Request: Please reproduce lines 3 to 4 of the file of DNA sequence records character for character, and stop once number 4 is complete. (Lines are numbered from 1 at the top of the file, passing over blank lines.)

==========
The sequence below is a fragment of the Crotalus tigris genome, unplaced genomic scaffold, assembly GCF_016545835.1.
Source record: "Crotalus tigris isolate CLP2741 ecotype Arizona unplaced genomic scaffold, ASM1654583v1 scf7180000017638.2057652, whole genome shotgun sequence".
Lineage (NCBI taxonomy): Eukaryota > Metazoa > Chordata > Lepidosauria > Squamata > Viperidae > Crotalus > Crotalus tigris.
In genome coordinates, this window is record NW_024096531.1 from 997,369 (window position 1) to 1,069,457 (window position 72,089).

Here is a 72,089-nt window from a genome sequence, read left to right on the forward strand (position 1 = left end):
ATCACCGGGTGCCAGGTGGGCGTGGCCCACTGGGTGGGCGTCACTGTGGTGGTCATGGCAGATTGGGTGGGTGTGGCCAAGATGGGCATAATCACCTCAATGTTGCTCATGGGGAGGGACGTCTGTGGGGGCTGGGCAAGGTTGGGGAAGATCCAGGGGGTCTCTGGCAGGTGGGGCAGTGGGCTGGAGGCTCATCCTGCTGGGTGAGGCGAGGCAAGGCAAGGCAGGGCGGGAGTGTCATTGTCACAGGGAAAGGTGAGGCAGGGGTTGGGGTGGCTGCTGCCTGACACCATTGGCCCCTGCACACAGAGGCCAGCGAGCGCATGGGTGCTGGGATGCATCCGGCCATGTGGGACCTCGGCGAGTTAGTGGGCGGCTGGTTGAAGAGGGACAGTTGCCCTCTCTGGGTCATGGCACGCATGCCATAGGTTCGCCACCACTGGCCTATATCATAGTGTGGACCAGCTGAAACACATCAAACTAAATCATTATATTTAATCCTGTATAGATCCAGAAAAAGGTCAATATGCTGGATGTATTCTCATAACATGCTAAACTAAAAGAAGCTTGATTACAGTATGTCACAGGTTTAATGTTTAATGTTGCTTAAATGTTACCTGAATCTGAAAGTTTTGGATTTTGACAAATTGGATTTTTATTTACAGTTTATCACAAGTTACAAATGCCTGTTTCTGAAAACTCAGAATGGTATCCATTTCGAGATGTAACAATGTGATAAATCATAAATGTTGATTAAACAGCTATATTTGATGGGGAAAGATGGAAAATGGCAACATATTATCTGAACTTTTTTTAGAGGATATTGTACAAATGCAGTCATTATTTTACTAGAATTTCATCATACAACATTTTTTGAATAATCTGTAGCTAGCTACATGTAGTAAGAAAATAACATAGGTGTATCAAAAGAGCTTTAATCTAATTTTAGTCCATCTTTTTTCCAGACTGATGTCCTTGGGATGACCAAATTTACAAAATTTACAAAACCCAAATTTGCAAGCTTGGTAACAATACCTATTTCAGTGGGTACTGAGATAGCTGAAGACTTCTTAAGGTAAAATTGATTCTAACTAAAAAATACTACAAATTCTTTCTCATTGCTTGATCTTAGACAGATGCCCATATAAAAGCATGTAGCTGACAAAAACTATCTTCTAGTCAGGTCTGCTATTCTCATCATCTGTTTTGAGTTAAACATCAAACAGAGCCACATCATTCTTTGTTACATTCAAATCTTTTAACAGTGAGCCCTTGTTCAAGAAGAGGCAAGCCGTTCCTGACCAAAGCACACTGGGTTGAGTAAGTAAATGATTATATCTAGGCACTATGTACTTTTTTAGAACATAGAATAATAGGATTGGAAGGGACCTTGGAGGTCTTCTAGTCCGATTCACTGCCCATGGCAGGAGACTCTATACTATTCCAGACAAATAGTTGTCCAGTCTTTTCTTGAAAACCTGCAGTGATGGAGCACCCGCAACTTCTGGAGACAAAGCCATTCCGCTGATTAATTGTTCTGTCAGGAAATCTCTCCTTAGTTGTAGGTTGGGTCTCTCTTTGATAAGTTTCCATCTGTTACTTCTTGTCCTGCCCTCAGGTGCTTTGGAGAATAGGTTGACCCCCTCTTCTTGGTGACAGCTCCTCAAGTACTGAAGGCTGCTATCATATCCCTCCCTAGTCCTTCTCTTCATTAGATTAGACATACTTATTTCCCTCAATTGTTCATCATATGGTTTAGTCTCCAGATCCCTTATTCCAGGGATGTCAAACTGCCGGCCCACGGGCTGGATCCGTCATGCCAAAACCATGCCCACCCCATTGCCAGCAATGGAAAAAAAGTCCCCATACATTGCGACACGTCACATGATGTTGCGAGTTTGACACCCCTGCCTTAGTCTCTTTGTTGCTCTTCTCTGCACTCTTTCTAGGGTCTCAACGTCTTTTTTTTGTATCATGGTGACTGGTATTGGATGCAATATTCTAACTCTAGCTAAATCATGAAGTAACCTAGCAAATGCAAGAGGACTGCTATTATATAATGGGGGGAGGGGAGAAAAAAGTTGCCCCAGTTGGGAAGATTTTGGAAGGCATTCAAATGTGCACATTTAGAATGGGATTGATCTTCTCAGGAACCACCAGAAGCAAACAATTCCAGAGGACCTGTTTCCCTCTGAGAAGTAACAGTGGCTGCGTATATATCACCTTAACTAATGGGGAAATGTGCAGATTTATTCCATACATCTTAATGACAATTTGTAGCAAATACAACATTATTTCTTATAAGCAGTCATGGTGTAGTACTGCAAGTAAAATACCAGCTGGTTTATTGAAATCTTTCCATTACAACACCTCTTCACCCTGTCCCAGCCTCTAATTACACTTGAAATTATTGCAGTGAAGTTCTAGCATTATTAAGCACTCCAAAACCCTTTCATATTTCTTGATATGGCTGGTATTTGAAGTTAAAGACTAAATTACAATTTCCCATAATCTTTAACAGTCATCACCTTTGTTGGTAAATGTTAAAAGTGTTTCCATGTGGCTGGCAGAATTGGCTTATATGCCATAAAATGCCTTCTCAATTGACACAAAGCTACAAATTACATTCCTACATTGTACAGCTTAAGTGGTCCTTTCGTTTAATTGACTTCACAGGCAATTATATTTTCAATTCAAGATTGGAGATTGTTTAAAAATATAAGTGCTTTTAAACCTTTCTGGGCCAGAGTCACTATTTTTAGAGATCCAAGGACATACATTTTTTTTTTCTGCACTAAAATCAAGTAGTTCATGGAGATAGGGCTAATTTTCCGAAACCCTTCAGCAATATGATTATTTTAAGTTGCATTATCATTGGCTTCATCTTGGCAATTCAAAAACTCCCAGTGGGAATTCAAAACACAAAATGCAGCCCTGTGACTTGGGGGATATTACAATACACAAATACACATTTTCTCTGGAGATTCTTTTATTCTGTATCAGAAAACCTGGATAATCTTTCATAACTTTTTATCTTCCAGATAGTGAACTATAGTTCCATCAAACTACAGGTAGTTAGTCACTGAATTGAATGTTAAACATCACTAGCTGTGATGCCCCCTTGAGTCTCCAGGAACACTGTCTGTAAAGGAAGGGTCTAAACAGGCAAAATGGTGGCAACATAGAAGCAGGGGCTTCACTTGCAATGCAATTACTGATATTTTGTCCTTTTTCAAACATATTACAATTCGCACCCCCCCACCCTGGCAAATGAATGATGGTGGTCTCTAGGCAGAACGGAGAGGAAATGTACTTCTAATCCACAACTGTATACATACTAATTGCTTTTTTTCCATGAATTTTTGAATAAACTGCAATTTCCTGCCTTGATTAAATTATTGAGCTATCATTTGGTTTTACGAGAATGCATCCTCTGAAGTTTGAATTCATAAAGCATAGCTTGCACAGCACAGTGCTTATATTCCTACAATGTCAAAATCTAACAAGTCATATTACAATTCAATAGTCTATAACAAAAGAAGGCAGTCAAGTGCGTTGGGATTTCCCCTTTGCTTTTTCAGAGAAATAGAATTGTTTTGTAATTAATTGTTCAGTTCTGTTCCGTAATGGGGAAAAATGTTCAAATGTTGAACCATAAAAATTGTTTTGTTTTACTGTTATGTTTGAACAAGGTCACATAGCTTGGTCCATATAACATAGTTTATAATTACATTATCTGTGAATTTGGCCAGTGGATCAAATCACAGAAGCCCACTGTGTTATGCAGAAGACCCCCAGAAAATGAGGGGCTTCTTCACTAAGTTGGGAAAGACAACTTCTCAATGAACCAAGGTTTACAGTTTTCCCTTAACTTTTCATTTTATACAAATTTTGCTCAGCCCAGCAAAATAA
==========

Lineage (NCBI taxonomy): Eukaryota > Metazoa > Chordata > Lepidosauria > Squamata > Viperidae > Crotalus > Crotalus tigris.
In genome coordinates, this window is record NW_024096531.1 from 997,369 (window position 1) to 1,069,457 (window position 72,089).